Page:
Doctors took aim at wrong target
Doctors took aim at wrong target
Last Wednesday, a group of Mahoning Valley physicians led a discussion with news media regarding the status of insurance premiums in Trumbull County. It is true that they deserve an explanation for why malpractice insurance premiums are what they are. Physicians and the general public are entitled to know why no one is reaping the benefits of tort reform.
In a nutshell, it is that we never needed tort reform, we needed insurance reform.
If it is true that medical malpractice liability premiums have increased in the Mahoning Valley despite the precipitous drop in medical malpractice claims against doctors, then the grievance should be directed toward the insurance companies in Ohio.
Medical liability claims have dropped by 40 percent in the last eight years, and doctors’ insurance premiums have dropped by 22 percent statewide, according to the Ohio State Medical Association. This same organization, in a 2010 newsletter to its members, bragged that tort reform in Ohio had been a “great success.” Indeed, from the reported data, one would believe that Ohio has one of the most favorable liability insurance climates in the country. Victims of medical malpractice in Ohio have some of the highest obstacles in the country toward seeking recovery for their injuries. A qualified doctor must “sign-off” that medical malpractice has been committed before a lawsuit can even be filed. The Ohio Legislature passed laws reducing the damage a victim of medical malpractice can recover and shortened the time limit they have to bring a lawsuit, foreclosing many from even considering bringing suit. So it is proper to ask of the insurance industry, “Just why are your premiums so high?”
The appeal to the news media was partially prompted by a recent lawsuit involving a young girl who is permanently confined to a wheelchair as a result of medical malpractice.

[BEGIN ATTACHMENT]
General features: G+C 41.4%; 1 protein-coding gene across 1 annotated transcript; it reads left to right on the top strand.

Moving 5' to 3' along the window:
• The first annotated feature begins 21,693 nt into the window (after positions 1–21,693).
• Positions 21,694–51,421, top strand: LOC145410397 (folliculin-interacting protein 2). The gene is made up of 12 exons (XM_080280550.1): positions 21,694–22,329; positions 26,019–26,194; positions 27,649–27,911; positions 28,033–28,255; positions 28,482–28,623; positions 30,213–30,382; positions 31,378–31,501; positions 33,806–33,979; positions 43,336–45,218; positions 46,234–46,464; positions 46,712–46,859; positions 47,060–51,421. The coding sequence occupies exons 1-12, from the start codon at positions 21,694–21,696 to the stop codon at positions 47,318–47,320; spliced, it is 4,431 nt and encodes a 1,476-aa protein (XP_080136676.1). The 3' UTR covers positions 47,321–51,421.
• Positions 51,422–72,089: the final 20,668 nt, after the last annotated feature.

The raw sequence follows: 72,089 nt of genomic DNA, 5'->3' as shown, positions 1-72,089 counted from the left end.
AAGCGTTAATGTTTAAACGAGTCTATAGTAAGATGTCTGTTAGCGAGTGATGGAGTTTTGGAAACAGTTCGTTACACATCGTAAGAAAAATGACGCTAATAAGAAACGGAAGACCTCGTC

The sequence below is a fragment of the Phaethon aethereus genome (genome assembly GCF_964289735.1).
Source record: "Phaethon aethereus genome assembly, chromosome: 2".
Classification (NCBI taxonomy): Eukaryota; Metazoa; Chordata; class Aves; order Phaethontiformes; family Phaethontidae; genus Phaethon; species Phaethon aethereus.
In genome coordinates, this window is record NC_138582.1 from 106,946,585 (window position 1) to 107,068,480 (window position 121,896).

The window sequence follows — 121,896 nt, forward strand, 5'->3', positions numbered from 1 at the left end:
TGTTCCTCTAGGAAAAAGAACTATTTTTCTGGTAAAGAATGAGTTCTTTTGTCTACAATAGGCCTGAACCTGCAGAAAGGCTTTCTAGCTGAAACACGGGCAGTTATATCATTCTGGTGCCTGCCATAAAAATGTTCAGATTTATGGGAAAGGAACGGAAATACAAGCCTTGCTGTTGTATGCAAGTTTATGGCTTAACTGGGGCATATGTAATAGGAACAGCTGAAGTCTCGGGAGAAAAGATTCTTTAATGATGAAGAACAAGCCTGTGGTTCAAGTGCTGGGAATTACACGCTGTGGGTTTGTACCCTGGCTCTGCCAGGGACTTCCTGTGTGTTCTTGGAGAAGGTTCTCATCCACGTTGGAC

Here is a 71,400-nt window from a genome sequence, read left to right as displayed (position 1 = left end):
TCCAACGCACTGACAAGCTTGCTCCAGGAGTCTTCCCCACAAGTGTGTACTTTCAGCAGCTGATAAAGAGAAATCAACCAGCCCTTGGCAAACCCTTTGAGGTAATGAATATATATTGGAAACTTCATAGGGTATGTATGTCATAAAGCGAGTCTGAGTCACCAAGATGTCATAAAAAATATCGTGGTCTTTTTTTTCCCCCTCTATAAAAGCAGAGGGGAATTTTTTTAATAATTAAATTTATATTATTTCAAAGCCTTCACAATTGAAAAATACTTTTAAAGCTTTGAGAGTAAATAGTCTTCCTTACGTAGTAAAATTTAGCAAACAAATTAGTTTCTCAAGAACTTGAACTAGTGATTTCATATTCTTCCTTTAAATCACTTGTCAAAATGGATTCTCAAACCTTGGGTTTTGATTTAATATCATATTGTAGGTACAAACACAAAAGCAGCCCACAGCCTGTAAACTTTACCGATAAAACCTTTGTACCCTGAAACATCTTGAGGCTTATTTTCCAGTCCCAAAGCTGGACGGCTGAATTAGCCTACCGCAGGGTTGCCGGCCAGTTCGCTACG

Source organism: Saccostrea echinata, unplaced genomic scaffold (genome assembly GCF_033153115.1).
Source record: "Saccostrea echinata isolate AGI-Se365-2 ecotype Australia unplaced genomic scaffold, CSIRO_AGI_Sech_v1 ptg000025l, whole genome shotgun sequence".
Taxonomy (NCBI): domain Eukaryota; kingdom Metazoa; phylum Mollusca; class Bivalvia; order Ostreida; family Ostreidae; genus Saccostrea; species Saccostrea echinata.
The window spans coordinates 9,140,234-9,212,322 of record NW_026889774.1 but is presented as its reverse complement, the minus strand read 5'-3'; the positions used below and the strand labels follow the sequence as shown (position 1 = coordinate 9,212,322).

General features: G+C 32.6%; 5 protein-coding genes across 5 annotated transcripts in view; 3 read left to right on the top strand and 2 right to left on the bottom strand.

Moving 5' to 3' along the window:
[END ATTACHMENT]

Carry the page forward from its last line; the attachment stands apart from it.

First, it was distressing to hear no one at the press conference express concern for this girl or family.
In this particular case, the Trumbull County Court of Common Pleas facilitated a mediation to resolve the claim prior to its going to a jury. The doctor and her insurance company declined to settle the matter for what would have been a fraction of the ultimate verdict. And worse, after being ordered by two courts on two occasions to post a bond, the insurance company refused to do so, precipitating the events that culminated in the press conference.
The news conference appeared to be more concerned with protecting physicians’ profits, rather than the delivery of competent, safe medical care. As lawyers, we often see the end result of medical mistakes — broken lives and bodies or the grieving families of deceased medical malpractice victims. But because laws enacted in Ohio shield doctors from liability under the guise of “tort reform,” lawyers are often forced to reject otherwise valid medical malpractice claims. Increasing numbers of lawyers are abandoning medical liability practice because of barriers put into place by Ohio law and the high cost of bringing these claims.
Clearly an increase in premiums has no connection to the reality of the legal climate in Ohio. Concerns regarding insurance premiums should be directed to the largest liability insurance provider in Ohio, The Doctor’s Company and its Ohio affiliate, OHIC. The Doctor’s Company reports its assets increased $1 billion in 2010 and that it made a gross income of over a half-billion dollars just in 2010.
This inquiry would be far more productive than a press conference directing anger at what a local jury, after hearing all the evidence offered by both sides, found to be just and fair compensation for a young victim of medical malpractice.
Atty. Robert D. Vizmeg, Youngstown
The writer is president of the Mahoning Trumbull Academy of Trial Lawyers